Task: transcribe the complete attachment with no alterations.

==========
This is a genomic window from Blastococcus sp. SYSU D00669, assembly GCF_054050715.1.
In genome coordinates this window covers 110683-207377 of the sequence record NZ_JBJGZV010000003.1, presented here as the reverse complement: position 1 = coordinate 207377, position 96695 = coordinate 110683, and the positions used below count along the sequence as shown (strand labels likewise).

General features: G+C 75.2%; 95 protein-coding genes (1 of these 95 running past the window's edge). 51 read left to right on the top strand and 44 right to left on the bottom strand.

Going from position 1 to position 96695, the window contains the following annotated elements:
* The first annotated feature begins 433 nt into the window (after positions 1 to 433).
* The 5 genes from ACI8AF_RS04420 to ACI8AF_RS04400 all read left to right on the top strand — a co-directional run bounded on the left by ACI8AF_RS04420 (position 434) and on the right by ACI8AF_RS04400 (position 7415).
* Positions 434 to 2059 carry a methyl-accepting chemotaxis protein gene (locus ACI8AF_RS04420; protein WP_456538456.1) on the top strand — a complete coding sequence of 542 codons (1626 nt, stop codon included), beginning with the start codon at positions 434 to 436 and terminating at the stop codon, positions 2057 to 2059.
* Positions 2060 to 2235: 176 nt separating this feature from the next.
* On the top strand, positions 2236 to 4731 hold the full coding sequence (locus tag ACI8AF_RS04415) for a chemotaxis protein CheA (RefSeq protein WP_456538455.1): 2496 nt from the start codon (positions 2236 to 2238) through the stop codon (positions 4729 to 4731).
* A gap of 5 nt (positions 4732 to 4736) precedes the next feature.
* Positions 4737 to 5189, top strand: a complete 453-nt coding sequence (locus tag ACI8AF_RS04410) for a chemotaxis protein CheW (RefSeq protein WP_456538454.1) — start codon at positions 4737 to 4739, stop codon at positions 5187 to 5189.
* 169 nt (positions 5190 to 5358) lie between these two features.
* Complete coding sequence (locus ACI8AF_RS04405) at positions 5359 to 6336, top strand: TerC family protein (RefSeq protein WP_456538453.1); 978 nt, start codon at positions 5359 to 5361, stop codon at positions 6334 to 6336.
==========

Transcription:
This is a genomic window from Blastococcus sp. SYSU D00669, assembly GCF_054050715.1.
In genome coordinates this window covers 110683-207377 of the sequence record NZ_JBJGZV010000003.1, presented here as the reverse complement: position 1 = coordinate 207377, position 96695 = coordinate 110683, and the positions used below count along the sequence as shown (strand labels likewise).

General features: G+C 75.2%; 95 protein-coding genes (1 of these 95 running past the window's edge). 51 read left to right on the top strand and 44 right to left on the bottom strand.

Going from position 1 to position 96695, the window contains the following annotated elements:
* The first annotated feature begins 433 nt into the window (after positions 1 to 433).
* The 5 genes from ACI8AF_RS04420 to ACI8AF_RS04400 all read left to right on the top strand — a co-directional run bounded on the left by ACI8AF_RS04420 (position 434) and on the right by ACI8AF_RS04400 (position 7415).
* Positions 434 to 2059 carry a methyl-accepting chemotaxis protein gene (locus ACI8AF_RS04420; protein WP_456538456.1) on the top strand — a complete coding sequence of 542 codons (1626 nt, stop codon included), beginning with the start codon at positions 434 to 436 and terminating at the stop codon, positions 2057 to 2059.
* Positions 2060 to 2235: 176 nt separating this feature from the next.
* On the top strand, positions 2236 to 4731 hold the full coding sequence (locus tag ACI8AF_RS04415) for a chemotaxis protein CheA (RefSeq protein WP_456538455.1): 2496 nt from the start codon (positions 2236 to 2238) through the stop codon (positions 4729 to 4731).
* A gap of 5 nt (positions 4732 to 4736) precedes the next feature.
* Positions 4737 to 5189, top strand: a complete 453-nt coding sequence (locus tag ACI8AF_RS04410) for a chemotaxis protein CheW (RefSeq protein WP_456538454.1) — start codon at positions 4737 to 4739, stop codon at positions 5187 to 5189.
* 169 nt (positions 5190 to 5358) lie between these two features.
* Complete coding sequence (locus ACI8AF_RS04405) at positions 5359 to 6336, top strand: TerC family protein (RefSeq protein WP_456538453.1); 978 nt, start codon at positions 5359 to 5361, stop codon at positions 6334 to 6336.